The detox timeline and duration of withdrawal are not the same for everyone. In fact, it is a highly personal experience that can differ greatly from person to person. Some people may be able to stop using kratom more easily than others, for instance. There are several factors that can play a role in how significant, and how long, kratom withdrawal may be, including:
- Amount of kratom used at one time. The amount of kratom ingested in each dose can influence addiction. Regular high doses can result in a more intense withdrawal process.
- How long kratom was used for. The longer a person has been using the drug, the more difficult it may be to stop using it.
- Polydrug use. Kratom is often mixed with other substances (e.g., laced with opioids, consumed in a “4×100” solution mixed with cough syrup, or mixed with other drugs and/or alcohol). Combining drugs can complicate withdrawal and the detox process.
- Co-occurring mental health or medical conditions. Kratom may be often used as a method to self-medicate pain sensations or combat opioid dependence. The presence of additional medical and/or mental health problems can make withdrawal symptoms more significant and require specialized care and attention during detox and treatment.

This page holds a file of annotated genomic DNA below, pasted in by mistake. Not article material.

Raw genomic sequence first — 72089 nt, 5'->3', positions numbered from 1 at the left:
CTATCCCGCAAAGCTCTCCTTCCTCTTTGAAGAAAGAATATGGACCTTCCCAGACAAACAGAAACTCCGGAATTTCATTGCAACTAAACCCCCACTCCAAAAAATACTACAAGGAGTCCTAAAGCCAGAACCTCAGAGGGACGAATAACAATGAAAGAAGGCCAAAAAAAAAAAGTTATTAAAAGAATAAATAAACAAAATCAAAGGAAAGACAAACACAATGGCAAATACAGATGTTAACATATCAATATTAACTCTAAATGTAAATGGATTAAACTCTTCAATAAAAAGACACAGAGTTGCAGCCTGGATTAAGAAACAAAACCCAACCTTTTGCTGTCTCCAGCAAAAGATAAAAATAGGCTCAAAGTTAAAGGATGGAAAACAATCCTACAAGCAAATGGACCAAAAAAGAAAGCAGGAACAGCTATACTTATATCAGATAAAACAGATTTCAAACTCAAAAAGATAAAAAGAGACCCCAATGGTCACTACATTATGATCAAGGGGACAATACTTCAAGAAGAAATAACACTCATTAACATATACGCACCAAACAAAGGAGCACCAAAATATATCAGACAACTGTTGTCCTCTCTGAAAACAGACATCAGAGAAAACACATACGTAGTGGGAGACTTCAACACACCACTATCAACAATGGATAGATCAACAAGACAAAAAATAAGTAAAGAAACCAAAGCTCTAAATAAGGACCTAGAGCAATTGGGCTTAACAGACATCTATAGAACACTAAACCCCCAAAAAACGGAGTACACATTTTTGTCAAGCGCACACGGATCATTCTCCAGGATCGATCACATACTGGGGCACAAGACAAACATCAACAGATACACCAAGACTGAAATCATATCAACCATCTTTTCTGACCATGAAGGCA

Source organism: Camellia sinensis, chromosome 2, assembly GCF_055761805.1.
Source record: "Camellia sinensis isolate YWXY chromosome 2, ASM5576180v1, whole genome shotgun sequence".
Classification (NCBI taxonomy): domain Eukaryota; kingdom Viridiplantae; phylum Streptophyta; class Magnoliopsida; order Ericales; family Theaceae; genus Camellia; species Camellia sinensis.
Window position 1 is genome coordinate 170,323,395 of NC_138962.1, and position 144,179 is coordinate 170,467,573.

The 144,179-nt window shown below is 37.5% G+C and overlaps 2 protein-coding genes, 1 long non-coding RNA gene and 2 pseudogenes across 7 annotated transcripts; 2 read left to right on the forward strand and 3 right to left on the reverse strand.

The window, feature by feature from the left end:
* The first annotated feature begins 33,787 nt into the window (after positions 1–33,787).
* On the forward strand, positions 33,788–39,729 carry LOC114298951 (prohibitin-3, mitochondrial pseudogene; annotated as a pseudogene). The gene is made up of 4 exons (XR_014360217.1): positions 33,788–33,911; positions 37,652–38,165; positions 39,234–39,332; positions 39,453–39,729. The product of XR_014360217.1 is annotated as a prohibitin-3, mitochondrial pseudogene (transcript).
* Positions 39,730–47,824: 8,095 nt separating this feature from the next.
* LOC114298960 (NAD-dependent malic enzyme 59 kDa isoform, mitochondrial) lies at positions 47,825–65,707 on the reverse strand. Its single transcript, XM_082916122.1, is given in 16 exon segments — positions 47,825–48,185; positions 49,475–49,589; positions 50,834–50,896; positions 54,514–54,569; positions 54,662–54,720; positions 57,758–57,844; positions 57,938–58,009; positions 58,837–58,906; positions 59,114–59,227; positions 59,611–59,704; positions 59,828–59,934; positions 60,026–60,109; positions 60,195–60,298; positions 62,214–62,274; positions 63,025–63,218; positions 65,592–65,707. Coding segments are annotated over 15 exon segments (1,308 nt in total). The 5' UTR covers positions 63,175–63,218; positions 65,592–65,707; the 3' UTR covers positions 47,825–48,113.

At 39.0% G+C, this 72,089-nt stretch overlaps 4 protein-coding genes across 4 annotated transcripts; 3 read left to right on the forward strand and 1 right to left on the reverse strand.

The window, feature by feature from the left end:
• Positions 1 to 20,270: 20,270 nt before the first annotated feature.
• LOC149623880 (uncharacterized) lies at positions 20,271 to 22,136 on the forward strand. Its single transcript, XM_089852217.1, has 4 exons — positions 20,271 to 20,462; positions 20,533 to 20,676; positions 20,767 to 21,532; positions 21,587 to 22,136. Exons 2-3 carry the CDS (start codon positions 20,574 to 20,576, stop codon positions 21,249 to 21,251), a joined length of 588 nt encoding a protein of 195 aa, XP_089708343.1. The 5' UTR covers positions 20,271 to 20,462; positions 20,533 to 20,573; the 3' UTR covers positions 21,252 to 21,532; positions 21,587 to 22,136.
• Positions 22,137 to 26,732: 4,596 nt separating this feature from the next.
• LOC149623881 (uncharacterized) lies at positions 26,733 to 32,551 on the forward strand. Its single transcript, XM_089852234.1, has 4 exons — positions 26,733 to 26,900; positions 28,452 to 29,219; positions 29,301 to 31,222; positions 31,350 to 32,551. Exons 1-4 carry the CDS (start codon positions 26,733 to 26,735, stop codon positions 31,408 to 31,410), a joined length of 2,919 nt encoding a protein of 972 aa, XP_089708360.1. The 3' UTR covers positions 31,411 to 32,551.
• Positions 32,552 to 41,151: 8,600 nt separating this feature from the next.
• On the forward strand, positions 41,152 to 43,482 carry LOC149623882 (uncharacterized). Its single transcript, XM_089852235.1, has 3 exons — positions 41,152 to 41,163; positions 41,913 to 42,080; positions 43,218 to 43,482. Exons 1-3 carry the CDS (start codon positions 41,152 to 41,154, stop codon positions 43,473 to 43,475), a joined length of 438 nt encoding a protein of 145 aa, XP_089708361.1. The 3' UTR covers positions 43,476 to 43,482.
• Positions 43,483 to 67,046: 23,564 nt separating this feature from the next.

- Personal and/or family history of addiction. As a heritable disease, individuals with close family members who suffer from addiction may be more likely to also suffer from addiction and drug dependence. Similarly, a personal prior history of addiction can influence the detox timeline and withdrawal side effects as well.
- History of trauma or high levels of stress. Environmental factors, like previous incidents of trauma or chronic stress, can exacerbate withdrawal symptoms and potentially increase the duration of the process. A lack of a strong support system and negative influences in a person’s surroundings can also impact cravings and the ability to abstain from returning to drug use.
Kratom acts on opioid receptors in the brain. With continued use, it can affect changes to brain chemistry and structure. This is what can make withdrawal so significant, as it can take time for the brain to rebuild itself to how it was previously. Both physical and psychological side effects during this time can be hard to manage without help.
Drug Addiction Treatment in Tampa Bay
If you or a loved one are struggling with addiction to alcohol or drugs, like kratom, there is effective help available. At our Hillsborough County inpatient rehab, we used evidence-based addiction-focused healthcare to help people get on the road to recovery and back to living the life they deserve.
Reach out to one of our compassionate and knowledgeable admissions navigators at 24/7. Our navigators understand how difficult it can be to live with addiction and they have to the tools and resources available to help you. When you speak with our navigators they can also answer all of your questions about how to pay for rehab, help verify your insurance coverage for rehab, and help you start admissions.